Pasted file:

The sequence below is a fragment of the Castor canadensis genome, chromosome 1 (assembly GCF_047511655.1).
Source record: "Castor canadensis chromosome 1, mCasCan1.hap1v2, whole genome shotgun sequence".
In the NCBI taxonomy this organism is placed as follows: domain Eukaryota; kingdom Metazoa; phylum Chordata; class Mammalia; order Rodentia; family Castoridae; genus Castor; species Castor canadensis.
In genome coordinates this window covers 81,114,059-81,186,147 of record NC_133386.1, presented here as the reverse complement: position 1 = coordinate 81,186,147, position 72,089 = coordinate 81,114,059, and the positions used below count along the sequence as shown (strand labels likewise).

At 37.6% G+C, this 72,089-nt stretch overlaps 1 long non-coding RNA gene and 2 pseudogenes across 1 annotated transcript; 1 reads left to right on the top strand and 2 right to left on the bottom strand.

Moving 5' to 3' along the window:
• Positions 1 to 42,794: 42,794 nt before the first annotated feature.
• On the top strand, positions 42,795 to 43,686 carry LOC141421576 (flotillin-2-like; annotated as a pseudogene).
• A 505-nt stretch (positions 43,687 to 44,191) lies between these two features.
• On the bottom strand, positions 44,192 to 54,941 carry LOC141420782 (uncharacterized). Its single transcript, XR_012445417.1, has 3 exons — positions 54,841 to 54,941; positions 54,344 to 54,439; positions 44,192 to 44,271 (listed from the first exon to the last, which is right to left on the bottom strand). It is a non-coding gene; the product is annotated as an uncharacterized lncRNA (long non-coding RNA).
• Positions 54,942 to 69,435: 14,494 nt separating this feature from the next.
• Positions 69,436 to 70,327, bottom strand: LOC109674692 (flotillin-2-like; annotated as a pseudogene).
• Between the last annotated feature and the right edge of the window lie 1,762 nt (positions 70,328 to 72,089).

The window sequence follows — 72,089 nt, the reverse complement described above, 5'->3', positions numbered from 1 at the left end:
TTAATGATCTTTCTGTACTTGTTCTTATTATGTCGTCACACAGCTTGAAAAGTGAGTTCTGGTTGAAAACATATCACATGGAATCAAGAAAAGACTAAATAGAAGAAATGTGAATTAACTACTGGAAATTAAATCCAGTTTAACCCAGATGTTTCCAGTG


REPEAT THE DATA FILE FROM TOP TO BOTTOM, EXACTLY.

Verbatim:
The sequence below is a fragment of the Castor canadensis genome, chromosome 1 (assembly GCF_047511655.1).
Source record: "Castor canadensis chromosome 1, mCasCan1.hap1v2, whole genome shotgun sequence".
In the NCBI taxonomy this organism is placed as follows: domain Eukaryota; kingdom Metazoa; phylum Chordata; class Mammalia; order Rodentia; family Castoridae; genus Castor; species Castor canadensis.
In genome coordinates this window covers 81,114,059-81,186,147 of record NC_133386.1, presented here as the reverse complement: position 1 = coordinate 81,186,147, position 72,089 = coordinate 81,114,059, and the positions used below count along the sequence as shown (strand labels likewise).

At 37.6% G+C, this 72,089-nt stretch overlaps 1 long non-coding RNA gene and 2 pseudogenes across 1 annotated transcript; 1 reads left to right on the top strand and 2 right to left on the bottom strand.

Moving 5' to 3' along the window:
• Positions 1 to 42,794: 42,794 nt before the first annotated feature.
• On the top strand, positions 42,795 to 43,686 carry LOC141421576 (flotillin-2-like; annotated as a pseudogene).
• A 505-nt stretch (positions 43,687 to 44,191) lies between these two features.
• On the bottom strand, positions 44,192 to 54,941 carry LOC141420782 (uncharacterized). Its single transcript, XR_012445417.1, has 3 exons — positions 54,841 to 54,941; positions 54,344 to 54,439; positions 44,192 to 44,271 (listed from the first exon to the last, which is right to left on the bottom strand). It is a non-coding gene; the product is annotated as an uncharacterized lncRNA (long non-coding RNA).
• Positions 54,942 to 69,435: 14,494 nt separating this feature from the next.
• Positions 69,436 to 70,327, bottom strand: LOC109674692 (flotillin-2-like; annotated as a pseudogene).
• Between the last annotated feature and the right edge of the window lie 1,762 nt (positions 70,328 to 72,089).

The window sequence follows — 72,089 nt, the reverse complement described above, 5'->3', positions numbered from 1 at the left end:
TTAATGATCTTTCTGTACTTGTTCTTATTATGTCGTCACACAGCTTGAAAAGTGAGTTCTGGTTGAAAACATATCACATGGAATCAAGAAAAGACTAAATAGAAGAAATGTGAATTAACTACTGGAAATTAAATCCAGTTTAACCCAGATGTTTCCAGTG